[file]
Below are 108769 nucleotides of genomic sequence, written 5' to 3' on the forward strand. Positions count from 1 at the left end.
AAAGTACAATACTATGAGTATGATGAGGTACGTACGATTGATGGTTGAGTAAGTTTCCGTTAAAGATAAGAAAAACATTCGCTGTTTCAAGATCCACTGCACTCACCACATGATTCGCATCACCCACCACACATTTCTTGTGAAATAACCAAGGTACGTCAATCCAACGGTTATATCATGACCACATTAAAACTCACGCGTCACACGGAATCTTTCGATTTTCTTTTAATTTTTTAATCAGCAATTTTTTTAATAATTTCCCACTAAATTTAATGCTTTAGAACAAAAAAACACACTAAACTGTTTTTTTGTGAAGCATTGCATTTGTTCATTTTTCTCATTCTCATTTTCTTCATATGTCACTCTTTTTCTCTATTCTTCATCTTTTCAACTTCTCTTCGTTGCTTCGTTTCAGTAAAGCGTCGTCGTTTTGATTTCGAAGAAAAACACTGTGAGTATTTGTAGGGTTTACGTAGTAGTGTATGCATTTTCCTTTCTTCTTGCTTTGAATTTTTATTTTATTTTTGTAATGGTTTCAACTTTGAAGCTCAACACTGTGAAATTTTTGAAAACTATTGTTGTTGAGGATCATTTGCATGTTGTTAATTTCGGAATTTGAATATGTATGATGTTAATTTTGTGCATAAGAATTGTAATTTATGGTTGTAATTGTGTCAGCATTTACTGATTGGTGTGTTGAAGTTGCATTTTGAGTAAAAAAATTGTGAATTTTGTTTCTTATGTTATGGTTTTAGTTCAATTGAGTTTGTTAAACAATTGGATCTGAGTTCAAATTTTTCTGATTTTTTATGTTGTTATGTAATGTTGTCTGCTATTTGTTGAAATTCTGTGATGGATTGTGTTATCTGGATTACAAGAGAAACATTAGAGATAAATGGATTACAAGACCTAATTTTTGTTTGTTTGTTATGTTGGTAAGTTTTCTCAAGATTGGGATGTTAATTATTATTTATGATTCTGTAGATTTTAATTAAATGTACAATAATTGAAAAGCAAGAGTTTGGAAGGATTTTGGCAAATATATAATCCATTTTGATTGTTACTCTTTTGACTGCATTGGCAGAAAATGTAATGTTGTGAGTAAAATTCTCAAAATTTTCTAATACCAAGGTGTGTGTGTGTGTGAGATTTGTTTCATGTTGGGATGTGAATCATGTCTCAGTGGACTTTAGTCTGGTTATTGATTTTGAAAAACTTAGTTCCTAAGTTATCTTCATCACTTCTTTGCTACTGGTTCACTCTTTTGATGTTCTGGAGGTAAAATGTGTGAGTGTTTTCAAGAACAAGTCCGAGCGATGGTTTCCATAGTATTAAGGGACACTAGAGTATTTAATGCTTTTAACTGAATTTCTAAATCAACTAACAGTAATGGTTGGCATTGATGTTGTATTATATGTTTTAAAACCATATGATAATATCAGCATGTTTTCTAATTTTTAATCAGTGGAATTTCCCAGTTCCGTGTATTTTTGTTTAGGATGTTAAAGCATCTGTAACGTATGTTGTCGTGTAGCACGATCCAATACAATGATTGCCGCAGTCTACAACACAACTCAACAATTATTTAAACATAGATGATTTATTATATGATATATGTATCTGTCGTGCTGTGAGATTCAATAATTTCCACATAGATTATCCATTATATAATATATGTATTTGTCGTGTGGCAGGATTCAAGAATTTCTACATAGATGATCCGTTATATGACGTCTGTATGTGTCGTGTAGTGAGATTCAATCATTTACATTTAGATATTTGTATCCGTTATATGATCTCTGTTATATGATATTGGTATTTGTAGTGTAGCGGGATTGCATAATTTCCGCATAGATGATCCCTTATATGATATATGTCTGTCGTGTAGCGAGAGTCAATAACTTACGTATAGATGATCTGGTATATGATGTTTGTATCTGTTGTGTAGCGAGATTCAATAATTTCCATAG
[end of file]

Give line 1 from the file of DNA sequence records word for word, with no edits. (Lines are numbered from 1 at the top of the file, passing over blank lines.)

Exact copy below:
Below are 108769 nucleotides of genomic sequence, written 5' to 3' on the forward strand. Positions count from 1 at the left end.